Don't Fall for the Kwedit Trap

This site claims to offer kids a safe environment to build money skills -- but it really just makes it easy for them to spend money.

As a regular commentator on teaching kids about money, I can always count on friends, family members and even fellow journalists to clue me in on outrageous behavior guaranteed to teach the wrong lesson. The latest outrage (which was brought to my attention by Kathy Kristof of CBS MoneyWatch and Dan Fletcher of Time magazine) is a new Web site called Kwedit.

"No credit card? No problem!" trumpets the site. Kwedit gives users an “amazing new way” to play digital games and buy virtual goods now in exchange for the user’s promise to pay later -- with real money. And here’s the kicker: Kwedit lets you pay with cash, or by "asking someone else to pay on your behalf."

This is not a joke, although Stephen Colbert turned it into one in a classic send-up on The Colbert Report. Kwedit’s "Kwedit Promise" feature is not for children, the site cautions; it is a service for adults and teens age 13 and older. But 13-year-olds hardly qualify as adults, and some of the games are skewed to a young crowd. One of the participating games, for example, is FooPets, which lets users adopt digital pets and buy virtual products to feed and care for them.

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In my view, the real aim of Kwedit is to make it easy for kids to spend money (or, even worse, borrow it) while sugar-coating the transaction with a veneer of financial literacy. “Consider Kwedit a safe environment in which you can build the proper discipline, organizational and commitment skills you will need to take care of your finances and credit in the future,” Kwedit advises.

Even well-meaning journalists fall into this trap. Wrote one, "Kwedit is a way to become acquainted with credit early, while still on training wheels."

Kwipes! That training-wheels metaphor always makes me cringe. As I wrote a number of years ago, "giving your kids credit cards when they’re young is like letting them use drugs early so that they won’t turn into addicts."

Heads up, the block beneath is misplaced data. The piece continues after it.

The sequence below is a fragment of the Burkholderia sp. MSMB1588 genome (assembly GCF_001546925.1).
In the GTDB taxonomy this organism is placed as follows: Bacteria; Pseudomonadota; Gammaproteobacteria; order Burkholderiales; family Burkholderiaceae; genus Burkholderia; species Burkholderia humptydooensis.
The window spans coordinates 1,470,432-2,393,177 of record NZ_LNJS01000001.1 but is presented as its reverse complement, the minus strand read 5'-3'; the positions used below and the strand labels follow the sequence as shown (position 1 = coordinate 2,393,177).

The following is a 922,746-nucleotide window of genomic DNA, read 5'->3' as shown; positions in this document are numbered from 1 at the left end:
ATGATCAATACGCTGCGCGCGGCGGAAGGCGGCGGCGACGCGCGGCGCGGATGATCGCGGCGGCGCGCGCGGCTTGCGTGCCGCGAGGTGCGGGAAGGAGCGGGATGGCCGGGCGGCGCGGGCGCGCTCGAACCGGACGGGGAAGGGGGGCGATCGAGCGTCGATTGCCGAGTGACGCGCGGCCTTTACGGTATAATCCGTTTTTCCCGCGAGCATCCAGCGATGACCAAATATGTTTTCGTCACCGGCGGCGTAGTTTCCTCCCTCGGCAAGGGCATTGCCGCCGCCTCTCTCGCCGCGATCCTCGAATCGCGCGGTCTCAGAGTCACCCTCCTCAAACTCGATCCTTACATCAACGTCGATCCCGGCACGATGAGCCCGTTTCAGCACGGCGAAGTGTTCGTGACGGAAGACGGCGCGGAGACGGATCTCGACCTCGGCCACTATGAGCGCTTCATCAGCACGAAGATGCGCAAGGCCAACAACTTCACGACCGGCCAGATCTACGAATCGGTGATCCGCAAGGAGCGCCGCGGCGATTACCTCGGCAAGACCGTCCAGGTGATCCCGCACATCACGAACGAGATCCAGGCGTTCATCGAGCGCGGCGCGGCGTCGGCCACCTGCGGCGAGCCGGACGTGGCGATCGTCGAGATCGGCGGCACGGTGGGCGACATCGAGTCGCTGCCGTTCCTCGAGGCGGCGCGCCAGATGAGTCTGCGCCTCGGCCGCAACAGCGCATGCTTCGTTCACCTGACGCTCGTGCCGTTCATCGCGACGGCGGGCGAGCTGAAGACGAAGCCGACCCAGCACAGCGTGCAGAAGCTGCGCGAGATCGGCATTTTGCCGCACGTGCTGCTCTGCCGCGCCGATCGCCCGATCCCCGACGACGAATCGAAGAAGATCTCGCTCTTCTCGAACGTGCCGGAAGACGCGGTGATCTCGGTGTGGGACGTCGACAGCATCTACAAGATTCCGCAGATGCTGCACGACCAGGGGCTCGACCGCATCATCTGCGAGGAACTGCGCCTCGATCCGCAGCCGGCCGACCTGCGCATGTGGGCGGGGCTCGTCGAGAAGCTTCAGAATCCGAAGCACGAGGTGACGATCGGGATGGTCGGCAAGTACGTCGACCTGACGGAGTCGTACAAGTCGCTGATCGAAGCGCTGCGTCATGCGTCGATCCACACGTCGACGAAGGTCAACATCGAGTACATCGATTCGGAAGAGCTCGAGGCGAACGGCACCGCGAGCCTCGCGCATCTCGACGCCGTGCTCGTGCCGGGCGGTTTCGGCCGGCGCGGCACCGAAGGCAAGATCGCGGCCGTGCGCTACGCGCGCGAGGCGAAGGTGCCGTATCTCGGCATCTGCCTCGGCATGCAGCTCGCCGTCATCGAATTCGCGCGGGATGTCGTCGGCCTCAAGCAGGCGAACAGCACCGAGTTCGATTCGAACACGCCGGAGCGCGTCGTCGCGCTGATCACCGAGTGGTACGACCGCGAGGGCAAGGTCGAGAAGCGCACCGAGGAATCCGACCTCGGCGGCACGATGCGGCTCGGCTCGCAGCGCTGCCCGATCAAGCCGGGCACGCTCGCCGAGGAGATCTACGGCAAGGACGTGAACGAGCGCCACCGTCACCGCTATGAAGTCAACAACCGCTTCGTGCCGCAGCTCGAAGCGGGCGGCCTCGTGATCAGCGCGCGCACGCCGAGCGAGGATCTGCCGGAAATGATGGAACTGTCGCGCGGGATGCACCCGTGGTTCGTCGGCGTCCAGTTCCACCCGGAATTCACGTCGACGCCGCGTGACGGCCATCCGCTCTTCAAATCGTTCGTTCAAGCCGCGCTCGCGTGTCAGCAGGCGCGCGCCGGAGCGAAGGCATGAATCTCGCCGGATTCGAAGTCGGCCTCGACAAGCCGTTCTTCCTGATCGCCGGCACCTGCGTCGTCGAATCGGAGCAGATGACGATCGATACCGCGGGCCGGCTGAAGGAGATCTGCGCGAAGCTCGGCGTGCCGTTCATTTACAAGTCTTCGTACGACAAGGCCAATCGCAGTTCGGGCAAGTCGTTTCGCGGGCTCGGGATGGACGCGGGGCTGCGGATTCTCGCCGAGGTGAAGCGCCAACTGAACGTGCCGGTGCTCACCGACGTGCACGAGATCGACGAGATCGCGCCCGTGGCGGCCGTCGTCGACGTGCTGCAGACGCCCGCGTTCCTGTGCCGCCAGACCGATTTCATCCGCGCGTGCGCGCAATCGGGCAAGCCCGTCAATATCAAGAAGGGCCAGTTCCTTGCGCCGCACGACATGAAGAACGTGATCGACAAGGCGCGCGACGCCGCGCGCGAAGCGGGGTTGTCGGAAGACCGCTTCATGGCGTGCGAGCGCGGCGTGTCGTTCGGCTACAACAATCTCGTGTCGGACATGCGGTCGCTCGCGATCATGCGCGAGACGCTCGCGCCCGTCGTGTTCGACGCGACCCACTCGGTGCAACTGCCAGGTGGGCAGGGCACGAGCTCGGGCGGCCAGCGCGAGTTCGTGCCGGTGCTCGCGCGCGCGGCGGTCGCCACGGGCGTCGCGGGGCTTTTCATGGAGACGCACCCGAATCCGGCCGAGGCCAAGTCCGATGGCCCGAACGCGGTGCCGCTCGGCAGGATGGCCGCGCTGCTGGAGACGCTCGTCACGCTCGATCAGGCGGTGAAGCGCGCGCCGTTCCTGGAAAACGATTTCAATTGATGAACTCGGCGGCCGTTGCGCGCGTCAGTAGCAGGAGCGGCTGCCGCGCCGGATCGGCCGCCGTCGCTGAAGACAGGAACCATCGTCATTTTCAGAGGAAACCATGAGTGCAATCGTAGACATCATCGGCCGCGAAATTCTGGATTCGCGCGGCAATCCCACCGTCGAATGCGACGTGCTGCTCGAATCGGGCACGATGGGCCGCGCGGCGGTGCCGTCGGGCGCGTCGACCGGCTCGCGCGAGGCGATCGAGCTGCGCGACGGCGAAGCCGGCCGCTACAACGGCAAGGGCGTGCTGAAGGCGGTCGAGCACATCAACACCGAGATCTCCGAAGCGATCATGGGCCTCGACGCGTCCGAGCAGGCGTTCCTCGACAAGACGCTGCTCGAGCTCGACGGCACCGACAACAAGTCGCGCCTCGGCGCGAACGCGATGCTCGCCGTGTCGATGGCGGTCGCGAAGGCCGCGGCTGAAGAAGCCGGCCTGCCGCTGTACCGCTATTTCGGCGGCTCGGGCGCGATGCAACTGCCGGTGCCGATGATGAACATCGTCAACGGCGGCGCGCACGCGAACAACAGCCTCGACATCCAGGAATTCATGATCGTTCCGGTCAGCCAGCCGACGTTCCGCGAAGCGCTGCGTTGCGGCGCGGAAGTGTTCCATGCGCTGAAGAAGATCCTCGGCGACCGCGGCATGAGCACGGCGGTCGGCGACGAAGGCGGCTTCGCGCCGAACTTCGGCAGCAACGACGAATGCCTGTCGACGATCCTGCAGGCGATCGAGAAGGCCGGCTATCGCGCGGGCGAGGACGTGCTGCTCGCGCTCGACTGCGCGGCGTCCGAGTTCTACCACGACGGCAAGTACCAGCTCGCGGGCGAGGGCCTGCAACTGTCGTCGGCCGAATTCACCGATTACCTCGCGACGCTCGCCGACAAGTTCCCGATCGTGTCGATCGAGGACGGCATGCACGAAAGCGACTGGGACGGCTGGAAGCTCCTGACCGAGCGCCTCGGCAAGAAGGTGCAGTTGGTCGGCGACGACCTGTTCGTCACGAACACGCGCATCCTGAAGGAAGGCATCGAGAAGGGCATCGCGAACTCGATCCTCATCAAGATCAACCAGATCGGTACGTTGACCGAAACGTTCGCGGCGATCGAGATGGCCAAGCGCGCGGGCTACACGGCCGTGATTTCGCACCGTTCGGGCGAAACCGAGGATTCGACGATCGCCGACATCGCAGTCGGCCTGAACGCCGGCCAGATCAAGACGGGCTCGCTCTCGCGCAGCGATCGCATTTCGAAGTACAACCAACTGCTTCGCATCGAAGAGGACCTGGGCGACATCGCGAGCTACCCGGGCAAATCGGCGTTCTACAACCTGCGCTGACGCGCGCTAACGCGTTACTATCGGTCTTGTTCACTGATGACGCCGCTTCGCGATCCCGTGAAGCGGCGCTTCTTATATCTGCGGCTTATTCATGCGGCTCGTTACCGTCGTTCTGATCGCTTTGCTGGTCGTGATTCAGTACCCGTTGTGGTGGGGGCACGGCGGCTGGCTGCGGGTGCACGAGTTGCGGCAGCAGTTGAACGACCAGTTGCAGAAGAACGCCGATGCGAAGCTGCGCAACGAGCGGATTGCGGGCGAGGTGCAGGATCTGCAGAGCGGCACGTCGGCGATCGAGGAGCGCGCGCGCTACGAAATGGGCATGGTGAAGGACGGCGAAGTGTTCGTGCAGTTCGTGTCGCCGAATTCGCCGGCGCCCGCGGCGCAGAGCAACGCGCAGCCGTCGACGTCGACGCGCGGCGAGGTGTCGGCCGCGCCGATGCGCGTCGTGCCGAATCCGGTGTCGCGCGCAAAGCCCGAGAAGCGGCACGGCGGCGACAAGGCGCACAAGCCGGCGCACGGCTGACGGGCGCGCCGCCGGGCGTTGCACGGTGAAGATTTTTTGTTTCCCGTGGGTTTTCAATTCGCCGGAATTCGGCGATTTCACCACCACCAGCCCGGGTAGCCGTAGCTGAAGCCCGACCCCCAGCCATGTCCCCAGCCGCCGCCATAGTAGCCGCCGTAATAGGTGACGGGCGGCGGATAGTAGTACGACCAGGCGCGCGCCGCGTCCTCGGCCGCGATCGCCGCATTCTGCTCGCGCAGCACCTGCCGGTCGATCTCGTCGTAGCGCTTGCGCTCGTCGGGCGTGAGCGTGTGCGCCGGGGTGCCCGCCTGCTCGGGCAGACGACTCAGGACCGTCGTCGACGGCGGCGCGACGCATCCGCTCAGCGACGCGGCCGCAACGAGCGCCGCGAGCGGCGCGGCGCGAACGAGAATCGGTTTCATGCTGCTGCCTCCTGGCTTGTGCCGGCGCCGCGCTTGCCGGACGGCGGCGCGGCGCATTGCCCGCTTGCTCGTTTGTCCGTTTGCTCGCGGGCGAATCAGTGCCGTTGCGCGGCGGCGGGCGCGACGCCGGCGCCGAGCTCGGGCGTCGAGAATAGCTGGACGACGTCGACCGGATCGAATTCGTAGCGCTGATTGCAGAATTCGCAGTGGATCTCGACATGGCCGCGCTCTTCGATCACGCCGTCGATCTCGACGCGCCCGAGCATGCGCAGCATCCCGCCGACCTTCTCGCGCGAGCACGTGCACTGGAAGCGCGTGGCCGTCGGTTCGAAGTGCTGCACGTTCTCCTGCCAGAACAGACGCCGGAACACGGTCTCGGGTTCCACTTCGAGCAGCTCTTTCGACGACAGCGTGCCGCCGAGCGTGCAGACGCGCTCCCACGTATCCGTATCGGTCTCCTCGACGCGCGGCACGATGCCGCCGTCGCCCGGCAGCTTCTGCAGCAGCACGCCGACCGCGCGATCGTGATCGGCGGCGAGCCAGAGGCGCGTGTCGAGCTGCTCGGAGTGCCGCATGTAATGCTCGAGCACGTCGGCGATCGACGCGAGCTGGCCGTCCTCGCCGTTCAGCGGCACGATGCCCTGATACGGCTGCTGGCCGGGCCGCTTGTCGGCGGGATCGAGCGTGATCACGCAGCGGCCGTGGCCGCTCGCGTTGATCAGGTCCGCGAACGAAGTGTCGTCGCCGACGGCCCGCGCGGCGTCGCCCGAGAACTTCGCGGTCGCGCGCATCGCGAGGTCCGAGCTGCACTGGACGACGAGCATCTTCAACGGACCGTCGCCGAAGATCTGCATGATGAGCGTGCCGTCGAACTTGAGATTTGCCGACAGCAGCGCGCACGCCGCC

I’m glad a cool guy like Colbert felt obliged to weigh in on this so I don’t sound like an old fogey or a broken record (make that an MP3). When it comes to teaching children about money, it’s important to think like a kid -- and 13-year-olds are still kids. They will not be inclined to use a site such as Kwedit to “build money skills and discipline that will last for the rest of your life.” They will use it -- they’re actually encouraged to use it -- to “pass the duck” and get relatives and friends to pay.

The best way for kids to learn how to manage credit wisely is to be responsible for buying real stuff with their own hard cash. Once they’ve learned to pay the bills, instead of ducking them, they’re ready to move on to credit.

Janet Bodnar

Janet Bodnar is editor-at-large of Kiplinger's Personal Finance, a position she assumed after retiring as editor of the magazine after eight years at the helm. She is a nationally recognized expert on the subjects of women and money, children's and family finances, and financial literacy. She is the author of two books, Money Smart Women and Raising Money Smart Kids. As editor-at-large, she writes two popular columns for Kiplinger, "Money Smart Women" and "Living in Retirement." Bodnar is a graduate of St. Bonaventure University and is a member of its Board of Trustees. She received her master's degree from Columbia University, where she was also a Knight-Bagehot Fellow in Business and Economics Journalism.